|HMS Dreadnaught and the Home Fleet under steam.|
On February 10, 1906 the Royal Navy launched the Battleship HMS Dreadnaught. She was the sixth ship of the line to carry that name but she represented a revolution in naval armament.
When John “Jacky” Fisher became First Lord of the Sea of the Board of the Admiralty in 1904 he set out to toughly reform and rebuild a hidebound institution. He was heavily influenced, as were top naval officers in Germany, Italy, and Japan by the theories of the American officer Captain Alfred Thayer Mahan whose 1890 book The Influence of Sea Power Upon History, 1660–1783 and subsequent studies of more modern conflicts set forth a new doctrine of achieving world power by the extension of naval power. Mahan’s book, now known only to military and naval historians, has been called one the five most influential books of the 19th Century because it helped to set off a worldwide naval arms race.
Fisher was also impressed by the technological advances of the U.S. Navy and it Maine class battleships that had made mincemeat of the old fashion Spanish Navy in 1898. The Japanese, adopting the same model, had crushed the Russians in 1905. All the major sea powers now had battleships of roughly equal capacity, armament, and speed.
Fisher sent 150 obsolete ships to scrap and began an ambitious modernization and construction program that included the creation of a new class of vessel, the destroyer, fast light cruisers, and experiments with submarines. But at the heart of his reforms were a whole new class of battleships, of which the Dreadnaught was the first.
The main innovation was the switch from mixed batteries of light and heavy guns to batteries of exclusively heavy guns capable of lethal fire at 5,000 or more yards. This long range capacity was important as rapid advances in torpedo technology had put battleships at risk of that kind of attack at the 2000 yard ranges and under at which the Japanese engaged at the Battle of the Yalu River against the Chinese in 1894 and the American’s in Manila Bay.
The Dreadnaught featured a main battery of ten 12-inch guns, along with twenty-two 12 pounders as her secondary armament. The revolutionary ship was also the first be powered by steam turbine instead of reciprocal engines greatly increasing her speed. The ship was also more heavily armored than previous battleship, and armor extended further under the water line in defense of torpedoes.
Fisher knew that his efforts were not alone. Both the Americans and Japanese laid keels for similar ships about the same time. Using techniques he had mastered earlier as Second Sea Lord, Fisher put pressure on the ship yard Portsmouth to speed production. He wanted to prove to the world, but particularly to the ambitious Germans, that the Royal Navy would be capable of quickly converting virtually its whole main battle line to the new class, thus discouraging, he hoped, attempts to catch up. The keel was laid in October 1905 and she was launched the following February, an astonishingly short time.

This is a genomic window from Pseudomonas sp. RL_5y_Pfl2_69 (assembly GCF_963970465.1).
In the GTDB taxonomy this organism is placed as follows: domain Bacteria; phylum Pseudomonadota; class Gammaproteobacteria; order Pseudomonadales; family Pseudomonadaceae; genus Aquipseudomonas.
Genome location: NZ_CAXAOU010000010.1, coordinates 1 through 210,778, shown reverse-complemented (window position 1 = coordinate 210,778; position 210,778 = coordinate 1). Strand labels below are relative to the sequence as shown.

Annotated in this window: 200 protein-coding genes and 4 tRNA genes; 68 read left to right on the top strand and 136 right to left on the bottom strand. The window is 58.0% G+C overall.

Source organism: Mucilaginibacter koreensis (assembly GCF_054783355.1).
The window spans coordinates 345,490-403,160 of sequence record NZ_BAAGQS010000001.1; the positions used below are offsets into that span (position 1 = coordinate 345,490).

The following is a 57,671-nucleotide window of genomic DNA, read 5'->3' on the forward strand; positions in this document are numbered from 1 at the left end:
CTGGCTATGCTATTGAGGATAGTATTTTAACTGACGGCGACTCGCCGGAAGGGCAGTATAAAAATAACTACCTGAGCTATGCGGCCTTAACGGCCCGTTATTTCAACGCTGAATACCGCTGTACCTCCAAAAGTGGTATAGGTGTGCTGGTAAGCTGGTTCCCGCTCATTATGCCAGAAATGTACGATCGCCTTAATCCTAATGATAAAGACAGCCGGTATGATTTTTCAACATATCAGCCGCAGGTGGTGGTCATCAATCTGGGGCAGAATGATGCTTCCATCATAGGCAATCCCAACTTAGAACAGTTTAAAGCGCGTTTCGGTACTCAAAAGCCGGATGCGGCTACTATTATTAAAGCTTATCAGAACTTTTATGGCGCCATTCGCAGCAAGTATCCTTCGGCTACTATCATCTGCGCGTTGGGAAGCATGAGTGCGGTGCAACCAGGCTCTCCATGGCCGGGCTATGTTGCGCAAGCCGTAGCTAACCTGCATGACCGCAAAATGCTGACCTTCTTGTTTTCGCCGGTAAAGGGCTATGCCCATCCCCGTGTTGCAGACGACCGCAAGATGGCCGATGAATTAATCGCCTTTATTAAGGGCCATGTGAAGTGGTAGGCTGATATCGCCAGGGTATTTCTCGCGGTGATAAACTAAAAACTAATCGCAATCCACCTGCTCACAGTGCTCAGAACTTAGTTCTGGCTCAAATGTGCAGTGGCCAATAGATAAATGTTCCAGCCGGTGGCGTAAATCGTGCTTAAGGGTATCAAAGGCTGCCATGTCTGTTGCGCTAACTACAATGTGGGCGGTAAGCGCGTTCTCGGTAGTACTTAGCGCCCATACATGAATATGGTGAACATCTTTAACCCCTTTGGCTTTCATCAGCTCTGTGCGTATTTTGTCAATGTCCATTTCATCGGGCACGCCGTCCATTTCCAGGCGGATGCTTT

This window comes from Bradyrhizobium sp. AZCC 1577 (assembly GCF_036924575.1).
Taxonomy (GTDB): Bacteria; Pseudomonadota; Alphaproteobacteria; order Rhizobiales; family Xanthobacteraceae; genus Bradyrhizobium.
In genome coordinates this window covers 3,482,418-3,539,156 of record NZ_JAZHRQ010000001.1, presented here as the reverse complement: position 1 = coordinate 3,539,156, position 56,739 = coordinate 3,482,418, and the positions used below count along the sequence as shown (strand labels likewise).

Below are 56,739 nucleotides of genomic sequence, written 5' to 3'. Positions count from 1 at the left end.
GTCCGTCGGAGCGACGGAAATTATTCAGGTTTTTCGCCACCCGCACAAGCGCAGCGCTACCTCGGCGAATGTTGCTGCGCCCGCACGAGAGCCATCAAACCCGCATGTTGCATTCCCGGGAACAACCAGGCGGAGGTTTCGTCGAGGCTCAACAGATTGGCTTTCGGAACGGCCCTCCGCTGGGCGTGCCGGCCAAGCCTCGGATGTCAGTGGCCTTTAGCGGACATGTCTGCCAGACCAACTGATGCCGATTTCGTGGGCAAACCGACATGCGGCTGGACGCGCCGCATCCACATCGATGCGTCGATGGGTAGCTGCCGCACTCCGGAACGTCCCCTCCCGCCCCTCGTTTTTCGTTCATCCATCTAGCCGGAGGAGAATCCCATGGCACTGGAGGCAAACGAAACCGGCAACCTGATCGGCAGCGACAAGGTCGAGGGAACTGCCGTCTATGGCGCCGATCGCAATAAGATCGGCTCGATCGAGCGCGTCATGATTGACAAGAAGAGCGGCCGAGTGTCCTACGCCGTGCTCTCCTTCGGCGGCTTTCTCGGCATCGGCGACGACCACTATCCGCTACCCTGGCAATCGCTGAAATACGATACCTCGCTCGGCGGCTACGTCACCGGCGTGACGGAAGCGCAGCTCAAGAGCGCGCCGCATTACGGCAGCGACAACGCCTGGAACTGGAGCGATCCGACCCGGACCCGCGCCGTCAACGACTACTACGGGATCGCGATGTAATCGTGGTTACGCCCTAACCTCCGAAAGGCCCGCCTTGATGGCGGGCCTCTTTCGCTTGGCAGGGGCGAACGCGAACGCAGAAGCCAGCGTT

She was soon fitted, armed, and completed sea trials and was commissioned in December of 1906. She was made flagship of the Home Fleet.
Far from discouraging a naval arms race, the Dreadnaught set off a frenzied new round of construction. In Germany Kaiser Willhelm II ordered the Battle of Surigao Strait (Imperial Navy) to step up its own building program. Most historians agree that tensions between the two empires caused by this naval arms race were a significant contributing cause of the First World War.
The Dreadnaught’s actual service life was brief. She was quickly rendered obsolete by second generation ships. She missed the only battle between the main German and British fleets in the war, the Battle of Jutland on May 13, 1916 because she was laid up at base in Scapa Flow for refitting.
Her only combat action of the war was the sinking of the submarine U-29 by ramming her in March of 1915. In the summer of 1916 she was posted to the Thames in protection of London and fired her anti-aircraft guns at German bombers. It was the only time she ever fired any of her guns in anger.
Shortly after the war she was placed in reserve and then sold for scrap in 1921 and broken up in Scotland in January, 1923.
The age of the great battleships, often called Dreadnaughts in her honor, was itself short lived. Their effectiveness for fleet to fleet combat was effectively ended in the age of the aircraft carrier. The last such combat was the Battle of Surigao Strait, part of the larger Battle of Leyte Gulf in October, 1944 when an American task force destroyed a Japanese force.
The Royal Navy decommissioned its last battle ship, HMS Vanguard in 1960. The U. S. Navy used the big ships essentially as floating artillery batteries against land targets in the Korean and Vietnam Wars. Some were brought out of moth balls to be used again in the same capacity in Lebanon in 1984 and with the addition of Tomahawk missiles in the Gulf War. The last four Iowa Class battleships, the last active dreadnaughts in the world, were decommissioned for the last time between 1989 and 1991.